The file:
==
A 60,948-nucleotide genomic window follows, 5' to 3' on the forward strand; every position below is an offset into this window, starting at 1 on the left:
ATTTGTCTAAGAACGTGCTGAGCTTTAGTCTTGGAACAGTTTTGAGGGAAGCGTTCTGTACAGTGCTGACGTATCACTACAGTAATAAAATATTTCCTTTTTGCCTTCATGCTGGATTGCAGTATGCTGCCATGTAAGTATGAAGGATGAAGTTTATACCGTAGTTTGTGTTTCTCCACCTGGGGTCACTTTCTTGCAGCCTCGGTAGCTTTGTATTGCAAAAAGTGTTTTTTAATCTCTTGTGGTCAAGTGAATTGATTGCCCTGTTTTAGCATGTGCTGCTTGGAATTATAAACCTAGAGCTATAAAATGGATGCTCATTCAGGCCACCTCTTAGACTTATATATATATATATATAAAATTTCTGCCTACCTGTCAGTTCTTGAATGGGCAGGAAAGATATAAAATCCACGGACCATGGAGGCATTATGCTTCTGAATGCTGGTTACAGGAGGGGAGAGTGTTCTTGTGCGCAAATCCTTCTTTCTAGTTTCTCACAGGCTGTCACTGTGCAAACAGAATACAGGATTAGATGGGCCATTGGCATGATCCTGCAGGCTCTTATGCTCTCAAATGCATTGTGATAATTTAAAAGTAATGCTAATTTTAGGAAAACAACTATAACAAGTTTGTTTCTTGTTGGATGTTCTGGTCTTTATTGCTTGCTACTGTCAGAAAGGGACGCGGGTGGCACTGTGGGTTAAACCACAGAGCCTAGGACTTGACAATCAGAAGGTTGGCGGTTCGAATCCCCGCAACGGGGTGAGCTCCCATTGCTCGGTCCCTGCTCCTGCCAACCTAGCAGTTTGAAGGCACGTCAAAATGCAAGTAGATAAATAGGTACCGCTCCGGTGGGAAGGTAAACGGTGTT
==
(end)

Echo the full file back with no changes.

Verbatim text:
A 60,948-nucleotide genomic window follows, 5' to 3' on the forward strand; every position below is an offset into this window, starting at 1 on the left:
ATTTGTCTAAGAACGTGCTGAGCTTTAGTCTTGGAACAGTTTTGAGGGAAGCGTTCTGTACAGTGCTGACGTATCACTACAGTAATAAAATATTTCCTTTTTGCCTTCATGCTGGATTGCAGTATGCTGCCATGTAAGTATGAAGGATGAAGTTTATACCGTAGTTTGTGTTTCTCCACCTGGGGTCACTTTCTTGCAGCCTCGGTAGCTTTGTATTGCAAAAAGTGTTTTTTAATCTCTTGTGGTCAAGTGAATTGATTGCCCTGTTTTAGCATGTGCTGCTTGGAATTATAAACCTAGAGCTATAAAATGGATGCTCATTCAGGCCACCTCTTAGACTTATATATATATATATATAAAATTTCTGCCTACCTGTCAGTTCTTGAATGGGCAGGAAAGATATAAAATCCACGGACCATGGAGGCATTATGCTTCTGAATGCTGGTTACAGGAGGGGAGAGTGTTCTTGTGCGCAAATCCTTCTTTCTAGTTTCTCACAGGCTGTCACTGTGCAAACAGAATACAGGATTAGATGGGCCATTGGCATGATCCTGCAGGCTCTTATGCTCTCAAATGCATTGTGATAATTTAAAAGTAATGCTAATTTTAGGAAAACAACTATAACAAGTTTGTTTCTTGTTGGATGTTCTGGTCTTTATTGCTTGCTACTGTCAGAAAGGGACGCGGGTGGCACTGTGGGTTAAACCACAGAGCCTAGGACTTGACAATCAGAAGGTTGGCGGTTCGAATCCCCGCAACGGGGTGAGCTCCCATTGCTCGGTCCCTGCTCCTGCCAACCTAGCAGTTTGAAGGCACGTCAAAATGCAAGTAGATAAATAGGTACCGCTCCGGTGGGAAGGTAAACGGTGTT